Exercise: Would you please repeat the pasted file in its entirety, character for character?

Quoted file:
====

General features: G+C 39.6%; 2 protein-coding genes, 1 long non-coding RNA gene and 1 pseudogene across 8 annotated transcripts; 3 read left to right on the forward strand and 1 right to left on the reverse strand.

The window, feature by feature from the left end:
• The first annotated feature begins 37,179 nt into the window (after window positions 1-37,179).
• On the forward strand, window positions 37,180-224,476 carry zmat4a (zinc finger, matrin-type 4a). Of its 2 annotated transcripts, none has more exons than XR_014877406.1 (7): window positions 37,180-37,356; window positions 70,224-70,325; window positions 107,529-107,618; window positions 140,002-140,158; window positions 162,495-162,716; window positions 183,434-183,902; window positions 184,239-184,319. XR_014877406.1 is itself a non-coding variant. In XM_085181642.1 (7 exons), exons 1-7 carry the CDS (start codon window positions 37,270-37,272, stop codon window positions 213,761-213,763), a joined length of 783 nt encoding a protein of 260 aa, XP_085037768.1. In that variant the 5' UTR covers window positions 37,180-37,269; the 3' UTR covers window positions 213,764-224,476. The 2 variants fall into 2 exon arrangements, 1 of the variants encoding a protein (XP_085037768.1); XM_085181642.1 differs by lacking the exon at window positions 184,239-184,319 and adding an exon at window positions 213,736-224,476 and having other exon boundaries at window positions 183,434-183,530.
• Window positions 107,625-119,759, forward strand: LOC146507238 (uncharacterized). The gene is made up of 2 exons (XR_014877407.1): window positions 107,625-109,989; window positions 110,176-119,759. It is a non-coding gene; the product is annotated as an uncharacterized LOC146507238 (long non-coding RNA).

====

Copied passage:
General features: G+C 39.6%; 2 protein-coding genes, 1 long non-coding RNA gene and 1 pseudogene across 8 annotated transcripts; 3 read left to right on the forward strand and 1 right to left on the reverse strand.

The window, feature by feature from the left end:
• The first annotated feature begins 37,179 nt into the window (after window positions 1-37,179).
• On the forward strand, window positions 37,180-224,476 carry zmat4a (zinc finger, matrin-type 4a). Of its 2 annotated transcripts, none has more exons than XR_014877406.1 (7): window positions 37,180-37,356; window positions 70,224-70,325; window positions 107,529-107,618; window positions 140,002-140,158; window positions 162,495-162,716; window positions 183,434-183,902; window positions 184,239-184,319. XR_014877406.1 is itself a non-coding variant. In XM_085181642.1 (7 exons), exons 1-7 carry the CDS (start codon window positions 37,270-37,272, stop codon window positions 213,761-213,763), a joined length of 783 nt encoding a protein of 260 aa, XP_085037768.1. In that variant the 5' UTR covers window positions 37,180-37,269; the 3' UTR covers window positions 213,764-224,476. The 2 variants fall into 2 exon arrangements, 1 of the variants encoding a protein (XP_085037768.1); XM_085181642.1 differs by lacking the exon at window positions 184,239-184,319 and adding an exon at window positions 213,736-224,476 and having other exon boundaries at window positions 183,434-183,530.
• Window positions 107,625-119,759, forward strand: LOC146507238 (uncharacterized). The gene is made up of 2 exons (XR_014877407.1): window positions 107,625-109,989; window positions 110,176-119,759. It is a non-coding gene; the product is annotated as an uncharacterized LOC146507238 (long non-coding RNA).